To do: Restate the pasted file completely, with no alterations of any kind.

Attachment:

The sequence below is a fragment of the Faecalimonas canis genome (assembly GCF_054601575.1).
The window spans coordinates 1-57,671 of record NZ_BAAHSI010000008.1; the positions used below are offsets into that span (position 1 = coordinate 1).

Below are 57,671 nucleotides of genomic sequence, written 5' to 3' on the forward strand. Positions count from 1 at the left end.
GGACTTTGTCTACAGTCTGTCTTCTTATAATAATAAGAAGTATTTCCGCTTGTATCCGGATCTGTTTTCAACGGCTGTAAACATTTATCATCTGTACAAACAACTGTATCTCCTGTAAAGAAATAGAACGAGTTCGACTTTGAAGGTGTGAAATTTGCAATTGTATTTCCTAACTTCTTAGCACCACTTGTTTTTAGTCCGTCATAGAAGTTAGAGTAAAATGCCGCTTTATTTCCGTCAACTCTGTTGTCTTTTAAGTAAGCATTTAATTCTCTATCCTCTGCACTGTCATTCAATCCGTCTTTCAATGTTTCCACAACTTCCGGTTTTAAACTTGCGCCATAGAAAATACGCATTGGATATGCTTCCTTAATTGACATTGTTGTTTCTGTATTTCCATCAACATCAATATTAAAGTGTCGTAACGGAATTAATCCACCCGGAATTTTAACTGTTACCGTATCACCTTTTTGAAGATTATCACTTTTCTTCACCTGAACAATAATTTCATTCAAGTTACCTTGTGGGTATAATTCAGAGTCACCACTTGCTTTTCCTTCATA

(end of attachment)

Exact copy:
The sequence below is a fragment of the Faecalimonas canis genome (assembly GCF_054601575.1).
The window spans coordinates 1-57,671 of record NZ_BAAHSI010000008.1; the positions used below are offsets into that span (position 1 = coordinate 1).

Below are 57,671 nucleotides of genomic sequence, written 5' to 3' on the forward strand. Positions count from 1 at the left end.
GGACTTTGTCTACAGTCTGTCTTCTTATAATAATAAGAAGTATTTCCGCTTGTATCCGGATCTGTTTTCAACGGCTGTAAACATTTATCATCTGTACAAACAACTGTATCTCCTGTAAAGAAATAGAACGAGTTCGACTTTGAAGGTGTGAAATTTGCAATTGTATTTCCTAACTTCTTAGCACCACTTGTTTTTAGTCCGTCATAGAAGTTAGAGTAAAATGCCGCTTTATTTCCGTCAACTCTGTTGTCTTTTAAGTAAGCATTTAATTCTCTATCCTCTGCACTGTCATTCAATCCGTCTTTCAATGTTTCCACAACTTCCGGTTTTAAACTTGCGCCATAGAAAATACGCATTGGATATGCTTCCTTAATTGACATTGTTGTTTCTGTATTTCCATCAACATCAATATTAAAGTGTCGTAACGGAATTAATCCACCCGGAATTTTAACTGTTACCGTATCACCTTTTTGAAGATTATCACTTTTCTTCACCTGAACAATAATTTCATTCAAGTTACCTTGTGGGTATAATTCAGAGTCACCACTTGCTTTTCCTTCATA